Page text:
The establishment of special economic zones (SEZs) dates to the 1950s and as globalisation deepened over the years, they found prominence around the world as an instrument that governments use as part of national development plans to bolster economic development, promote industrialisation and provide a platform for prospective local/international investors to access local and regional markets.
The zones are portions of a nation’s territory designated for certain types of economic activities and are supported by laws and regulatory frameworks that commonly differ from those that are in effect in the rest of the country.
According to PwC, in a paper looking at the full potential of SEZs, there were 845 zones globally in 93 markets in 1997, which ballooned to 5 400 zones in 147 markets in 2018. In Africa, about 189 SEZs are in operation as of 2019, while 57 SEZ projects have been declared as being nearing completion. In 1997, the South African government adopted a framework for its special economic zone programme, which was later reviewed and translated into what is now known as the Special Economic Zones Act 16 of 2014. This Act provides for the designation, promotion, development, operation and management of SEZs.
There are 11 SEZs designated in South Africa, with five of them operational. When guided by sustainability and supported by conducive policies, these zones aid in promoting economic growth, generating jobs, increasing and diversifying exports and speeding up the industrialisation of an economy at costs that most governments consider to be reasonable.
The Africa Economic Zones Organisation (Aezo) reported that between 2015 and 2020, African SEZs were responsible for the creation of more than 41 million jobs in the agriculture sector, the majority of which are in agro-processing rather than farming. More than 14 million new jobs have been added to the industrial sector, primarily in the industries of construction, manufacturing, mining and utilities. More than two million new jobs have been created in highly skilled industries including telecommunications and digital goods and services. Additionally, SEZs have significantly enhanced foreign direct investment flows to Africa, which rose by 11% to $46-billion in 2018.
While there are examples displaying successes of SEZs that are operational and help in meeting countries’ quantitative growth goals and socioeconomic objectives in the continent, the process of establishing a special economic zone is one met with difficulties. The zones have a mixed history despite the benefits and obvious success stories.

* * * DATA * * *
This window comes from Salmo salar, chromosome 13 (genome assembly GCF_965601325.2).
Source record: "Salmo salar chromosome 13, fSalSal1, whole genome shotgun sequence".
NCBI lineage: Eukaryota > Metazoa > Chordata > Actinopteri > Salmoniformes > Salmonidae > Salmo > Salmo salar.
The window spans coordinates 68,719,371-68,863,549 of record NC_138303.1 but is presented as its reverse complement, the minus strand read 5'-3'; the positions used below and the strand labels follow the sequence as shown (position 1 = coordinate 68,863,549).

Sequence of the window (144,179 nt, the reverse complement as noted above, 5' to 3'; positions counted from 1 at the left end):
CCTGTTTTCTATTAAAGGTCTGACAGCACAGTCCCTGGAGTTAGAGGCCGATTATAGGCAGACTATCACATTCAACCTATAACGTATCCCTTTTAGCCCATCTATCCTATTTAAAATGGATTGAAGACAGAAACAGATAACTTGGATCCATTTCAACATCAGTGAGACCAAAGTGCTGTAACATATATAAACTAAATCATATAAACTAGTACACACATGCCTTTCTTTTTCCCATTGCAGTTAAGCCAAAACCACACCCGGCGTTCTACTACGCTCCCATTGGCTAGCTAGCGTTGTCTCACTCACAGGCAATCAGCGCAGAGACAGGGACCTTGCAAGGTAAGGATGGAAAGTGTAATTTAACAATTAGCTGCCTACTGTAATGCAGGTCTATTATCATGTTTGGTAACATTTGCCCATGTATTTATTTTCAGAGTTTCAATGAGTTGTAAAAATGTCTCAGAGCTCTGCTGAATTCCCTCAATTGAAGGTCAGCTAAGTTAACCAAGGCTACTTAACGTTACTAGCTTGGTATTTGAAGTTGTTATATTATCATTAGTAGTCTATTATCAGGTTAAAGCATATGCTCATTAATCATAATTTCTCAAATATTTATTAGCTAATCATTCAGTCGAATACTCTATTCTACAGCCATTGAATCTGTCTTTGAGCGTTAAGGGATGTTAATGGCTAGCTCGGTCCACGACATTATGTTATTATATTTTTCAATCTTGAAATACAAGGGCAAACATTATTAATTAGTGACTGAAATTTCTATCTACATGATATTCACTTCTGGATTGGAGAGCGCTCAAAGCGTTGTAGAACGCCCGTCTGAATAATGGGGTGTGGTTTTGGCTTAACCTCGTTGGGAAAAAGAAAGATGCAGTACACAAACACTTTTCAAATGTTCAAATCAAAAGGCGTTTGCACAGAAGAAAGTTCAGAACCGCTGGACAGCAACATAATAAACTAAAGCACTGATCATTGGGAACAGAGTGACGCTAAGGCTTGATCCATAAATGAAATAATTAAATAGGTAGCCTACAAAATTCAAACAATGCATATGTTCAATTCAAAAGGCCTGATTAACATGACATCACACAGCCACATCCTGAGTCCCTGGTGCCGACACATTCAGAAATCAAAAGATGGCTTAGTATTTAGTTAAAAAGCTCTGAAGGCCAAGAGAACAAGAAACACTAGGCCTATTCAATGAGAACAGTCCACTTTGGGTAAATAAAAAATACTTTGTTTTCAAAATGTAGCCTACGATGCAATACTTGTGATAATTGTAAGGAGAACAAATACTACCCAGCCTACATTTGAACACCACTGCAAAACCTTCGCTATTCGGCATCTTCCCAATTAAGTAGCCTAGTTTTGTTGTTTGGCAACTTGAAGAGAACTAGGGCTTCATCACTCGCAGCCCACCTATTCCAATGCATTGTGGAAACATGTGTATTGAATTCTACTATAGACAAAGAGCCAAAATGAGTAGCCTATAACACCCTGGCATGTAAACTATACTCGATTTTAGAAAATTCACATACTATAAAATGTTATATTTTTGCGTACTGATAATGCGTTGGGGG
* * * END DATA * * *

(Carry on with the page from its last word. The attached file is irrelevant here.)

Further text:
In many circumstances, the costs of zone infrastructure and maintenance outweigh the advantages. Chapters 3 and 5 of the 2018 World Investment Report highlight modern problems affecting the establishment of economic zones and the importance of embracing sustainable development.
SEZ operations are increasingly difficult in the modern world. Zones must reconsider their competitive advantages as a result of the new industrial revolution, as conventional locational advantages are losing significance. They also need to conduct business in a way that supports the United Nations’ sustainable development goals and is more socially and environmentally responsible.
For successful implementation, the government must cooperate with other pertinent parties such as state agencies, inter-governmental organisations, development partners and civil society organisations, including those from the national, regional, local and private sectors. According to Aezo’s African Economic Zones Outlook, most recent research and examples of best practices suggest that successful SEZs adopt parallel economic programming (feasibility studies, market analyses, demand forecasts, business cases), as well as physical programming (site assessments, infrastructure reviews), supported by a strong organisational framework (SEZ regime, incentives and developer model).
These difficulties and best practices are not unique to the South African context; the establishment of the Musina-Makhado SEZ (MMSEZ) in Limpopo provides an example of these common difficulties, the need for strengthened stakeholder coordination and the promotion of business operations that are socially and environmentally responsible.